Ben Hogan was one of the finest golfers of the 20th century, a legend who managed to win nine majors and become notorious for his ability to practice. For years, people speculated about what he knew, and what secret he possessed that allowed him to be such a great golfer. It turns out, it was something quite simple yet powerful - deliberate practice.

Every practice session served a purpose for Hogan. He reportedly spent years dissecting and testing various techniques for each element of the golf swing. The outcome was nearly flawless. He produced one of the most refined golf strokes in the game's history.

His accuracy made him resemble a surgeon more than a golfer. For instance, during the 1953 Masters, Hogan hit the flagstick on consecutive holes. A few days later, he broke the scoring record for the competition.

What is Deliberate Practice?

Deliberate practice is not just about hitting balls on a driving range; it goes beyond that. It’s systematic, intentional, and focused on performance improvement. A deliberate practice session should include four key steps: having specific goals in mind, breaking down those goals into smaller tasks, practicing and repeating those tasks until they become automatic responses, and then finally reviewing and reflecting upon your performance.

While regular practice might include mindless repetitions, deliberate practice requires focused attention and is conducted with the specific goal of improving performance.

The greatest difficulty of careful practice is maintaining concentration. In the beginning, it is very crucial to show up and complete your reps. After a while, though, we begin to disregard carelessly minor errors and daily opportunities for development.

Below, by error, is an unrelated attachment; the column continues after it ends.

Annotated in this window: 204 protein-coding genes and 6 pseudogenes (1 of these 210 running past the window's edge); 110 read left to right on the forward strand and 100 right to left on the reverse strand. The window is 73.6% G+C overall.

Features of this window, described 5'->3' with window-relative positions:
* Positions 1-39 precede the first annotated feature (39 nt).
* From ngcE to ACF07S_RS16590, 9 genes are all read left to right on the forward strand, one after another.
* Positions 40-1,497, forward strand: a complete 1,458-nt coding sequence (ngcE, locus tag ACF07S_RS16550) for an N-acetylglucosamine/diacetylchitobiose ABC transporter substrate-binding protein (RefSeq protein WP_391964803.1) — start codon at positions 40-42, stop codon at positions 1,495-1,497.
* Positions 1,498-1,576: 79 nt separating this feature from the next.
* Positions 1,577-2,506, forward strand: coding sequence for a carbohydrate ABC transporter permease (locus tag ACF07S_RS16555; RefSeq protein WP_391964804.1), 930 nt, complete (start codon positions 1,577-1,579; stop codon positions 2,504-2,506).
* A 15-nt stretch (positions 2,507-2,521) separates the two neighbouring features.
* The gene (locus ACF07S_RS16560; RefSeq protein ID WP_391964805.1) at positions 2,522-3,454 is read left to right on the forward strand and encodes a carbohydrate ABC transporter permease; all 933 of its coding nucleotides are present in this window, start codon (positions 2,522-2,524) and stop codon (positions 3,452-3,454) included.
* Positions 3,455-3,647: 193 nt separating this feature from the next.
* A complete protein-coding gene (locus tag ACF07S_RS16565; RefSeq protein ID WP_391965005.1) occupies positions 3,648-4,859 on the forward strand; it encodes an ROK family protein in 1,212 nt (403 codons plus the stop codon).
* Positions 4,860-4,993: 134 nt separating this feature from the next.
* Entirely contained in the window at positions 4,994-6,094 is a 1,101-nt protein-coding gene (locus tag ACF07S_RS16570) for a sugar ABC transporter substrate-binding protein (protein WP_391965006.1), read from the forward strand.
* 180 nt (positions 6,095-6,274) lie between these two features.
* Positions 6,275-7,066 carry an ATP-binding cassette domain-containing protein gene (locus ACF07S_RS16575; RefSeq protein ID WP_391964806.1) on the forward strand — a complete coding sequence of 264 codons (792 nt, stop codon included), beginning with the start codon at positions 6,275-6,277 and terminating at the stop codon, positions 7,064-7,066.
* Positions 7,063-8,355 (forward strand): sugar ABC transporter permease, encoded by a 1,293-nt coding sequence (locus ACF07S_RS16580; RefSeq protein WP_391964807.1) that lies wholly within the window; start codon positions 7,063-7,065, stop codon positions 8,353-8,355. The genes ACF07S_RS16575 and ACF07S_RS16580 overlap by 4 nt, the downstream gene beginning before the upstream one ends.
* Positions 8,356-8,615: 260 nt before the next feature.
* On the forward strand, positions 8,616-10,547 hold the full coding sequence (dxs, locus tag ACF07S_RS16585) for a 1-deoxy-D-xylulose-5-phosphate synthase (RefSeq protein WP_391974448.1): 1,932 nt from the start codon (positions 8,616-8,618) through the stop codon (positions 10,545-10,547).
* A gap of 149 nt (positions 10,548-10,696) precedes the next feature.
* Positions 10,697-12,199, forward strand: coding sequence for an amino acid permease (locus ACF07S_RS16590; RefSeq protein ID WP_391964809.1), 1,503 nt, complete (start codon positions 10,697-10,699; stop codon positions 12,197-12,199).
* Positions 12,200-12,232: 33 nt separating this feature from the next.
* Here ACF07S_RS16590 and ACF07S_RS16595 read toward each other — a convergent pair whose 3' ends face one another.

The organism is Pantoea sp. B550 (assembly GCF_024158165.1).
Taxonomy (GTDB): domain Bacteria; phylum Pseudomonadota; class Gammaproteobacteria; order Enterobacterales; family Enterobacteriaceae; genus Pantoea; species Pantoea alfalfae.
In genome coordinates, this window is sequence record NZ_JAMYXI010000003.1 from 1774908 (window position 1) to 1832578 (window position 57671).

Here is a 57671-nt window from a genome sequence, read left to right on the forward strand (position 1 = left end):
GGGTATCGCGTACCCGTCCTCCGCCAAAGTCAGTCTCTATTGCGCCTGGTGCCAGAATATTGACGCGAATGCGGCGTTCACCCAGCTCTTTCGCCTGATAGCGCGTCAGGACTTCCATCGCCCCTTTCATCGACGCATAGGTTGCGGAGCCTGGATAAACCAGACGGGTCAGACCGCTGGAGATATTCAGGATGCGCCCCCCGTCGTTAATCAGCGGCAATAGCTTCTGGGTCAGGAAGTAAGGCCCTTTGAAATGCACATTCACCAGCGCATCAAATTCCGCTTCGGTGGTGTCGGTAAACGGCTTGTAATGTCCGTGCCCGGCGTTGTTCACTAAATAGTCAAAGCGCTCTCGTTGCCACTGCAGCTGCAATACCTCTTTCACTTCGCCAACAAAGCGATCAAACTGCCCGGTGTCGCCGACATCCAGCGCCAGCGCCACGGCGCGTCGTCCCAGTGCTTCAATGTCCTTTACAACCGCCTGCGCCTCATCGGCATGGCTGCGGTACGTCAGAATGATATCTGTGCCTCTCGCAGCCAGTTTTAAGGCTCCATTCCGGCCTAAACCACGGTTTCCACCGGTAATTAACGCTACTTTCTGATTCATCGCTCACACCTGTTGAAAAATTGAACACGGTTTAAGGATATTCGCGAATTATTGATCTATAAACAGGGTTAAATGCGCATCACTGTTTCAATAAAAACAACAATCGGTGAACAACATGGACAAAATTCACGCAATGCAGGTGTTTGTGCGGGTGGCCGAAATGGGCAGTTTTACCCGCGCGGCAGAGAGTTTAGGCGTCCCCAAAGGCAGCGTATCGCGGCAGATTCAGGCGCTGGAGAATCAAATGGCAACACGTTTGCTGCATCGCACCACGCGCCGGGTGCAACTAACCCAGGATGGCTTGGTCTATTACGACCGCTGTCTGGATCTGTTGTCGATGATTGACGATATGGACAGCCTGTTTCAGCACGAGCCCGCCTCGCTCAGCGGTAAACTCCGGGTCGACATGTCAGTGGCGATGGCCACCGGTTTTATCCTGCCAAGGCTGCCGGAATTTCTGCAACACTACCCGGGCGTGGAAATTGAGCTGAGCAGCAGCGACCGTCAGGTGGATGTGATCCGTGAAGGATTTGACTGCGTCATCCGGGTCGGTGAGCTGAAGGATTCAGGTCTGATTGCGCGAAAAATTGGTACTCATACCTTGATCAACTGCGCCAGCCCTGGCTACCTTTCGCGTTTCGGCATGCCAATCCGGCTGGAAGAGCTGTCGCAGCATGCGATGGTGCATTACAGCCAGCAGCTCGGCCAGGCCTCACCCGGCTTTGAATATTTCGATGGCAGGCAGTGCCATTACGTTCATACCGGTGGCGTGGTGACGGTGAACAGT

This is due to the brain's natural tendency to transform repeated activities into automatic habits. When you first learned to tie your shoes, for instance, you had to carefully consider each step. Today, after numerous repetitions, your brain can automatically accomplish this process. The more an activity is performed, the more mindless it becomes.

Activity without concentration is the adversary of deliberate practice. The risk of repeating a task repeatedly is that progress is taken for granted. Too frequently, we assume that we are improving just because we gain experience. In actuality, we are only reinforcing and not improving our current patterns.

With an understanding of what deliberate practice is, we can look at how Ben Hogan adopted this approach in order to improve his game. He set specific goals for himself during every practice session - aiming for each shot with precision and focus. He broke down these goals into smaller tasks by visualizing each shot before hitting the ball. He would then repeat these tasks over and over until they became second nature to him. Finally, he would review his performance after each session in order to see what needed improvement or if there were any changes he could make in order to get better results from his shots

Examples of Deliberate Practice

One of my favorite examples of deliberate practice is addressed in Geoff Colvin's Talent is Overrated. In the book, Colvin shows how Benjamin Franklin improved his writing talents via deliberate practice.